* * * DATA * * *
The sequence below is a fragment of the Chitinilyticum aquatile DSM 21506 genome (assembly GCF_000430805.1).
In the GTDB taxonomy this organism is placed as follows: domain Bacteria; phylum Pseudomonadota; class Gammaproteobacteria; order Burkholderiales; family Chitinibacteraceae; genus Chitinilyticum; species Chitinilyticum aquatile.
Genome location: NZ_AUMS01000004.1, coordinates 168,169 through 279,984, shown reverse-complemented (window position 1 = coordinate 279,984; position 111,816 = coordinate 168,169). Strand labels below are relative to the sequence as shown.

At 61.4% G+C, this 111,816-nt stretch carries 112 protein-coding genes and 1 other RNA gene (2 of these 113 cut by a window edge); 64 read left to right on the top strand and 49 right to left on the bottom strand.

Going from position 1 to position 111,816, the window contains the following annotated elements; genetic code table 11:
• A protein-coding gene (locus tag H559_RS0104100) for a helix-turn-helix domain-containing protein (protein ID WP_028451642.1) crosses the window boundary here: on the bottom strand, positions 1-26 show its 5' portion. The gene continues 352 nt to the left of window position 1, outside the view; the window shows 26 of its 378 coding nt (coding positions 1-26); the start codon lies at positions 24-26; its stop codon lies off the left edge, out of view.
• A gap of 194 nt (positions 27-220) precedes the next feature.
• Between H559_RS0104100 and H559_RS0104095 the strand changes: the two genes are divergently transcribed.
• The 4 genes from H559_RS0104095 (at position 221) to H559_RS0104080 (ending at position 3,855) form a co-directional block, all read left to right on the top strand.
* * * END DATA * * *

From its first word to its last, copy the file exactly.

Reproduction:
The sequence below is a fragment of the Chitinilyticum aquatile DSM 21506 genome (assembly GCF_000430805.1).
In the GTDB taxonomy this organism is placed as follows: domain Bacteria; phylum Pseudomonadota; class Gammaproteobacteria; order Burkholderiales; family Chitinibacteraceae; genus Chitinilyticum; species Chitinilyticum aquatile.
Genome location: NZ_AUMS01000004.1, coordinates 168,169 through 279,984, shown reverse-complemented (window position 1 = coordinate 279,984; position 111,816 = coordinate 168,169). Strand labels below are relative to the sequence as shown.

At 61.4% G+C, this 111,816-nt stretch carries 112 protein-coding genes and 1 other RNA gene (2 of these 113 cut by a window edge); 64 read left to right on the top strand and 49 right to left on the bottom strand.

Going from position 1 to position 111,816, the window contains the following annotated elements; genetic code table 11:
• A protein-coding gene (locus tag H559_RS0104100) for a helix-turn-helix domain-containing protein (protein ID WP_028451642.1) crosses the window boundary here: on the bottom strand, positions 1-26 show its 5' portion. The gene continues 352 nt to the left of window position 1, outside the view; the window shows 26 of its 378 coding nt (coding positions 1-26); the start codon lies at positions 24-26; its stop codon lies off the left edge, out of view.
• A gap of 194 nt (positions 27-220) precedes the next feature.
• Between H559_RS0104100 and H559_RS0104095 the strand changes: the two genes are divergently transcribed.
• The 4 genes from H559_RS0104095 (at position 221) to H559_RS0104080 (ending at position 3,855) form a co-directional block, all read left to right on the top strand.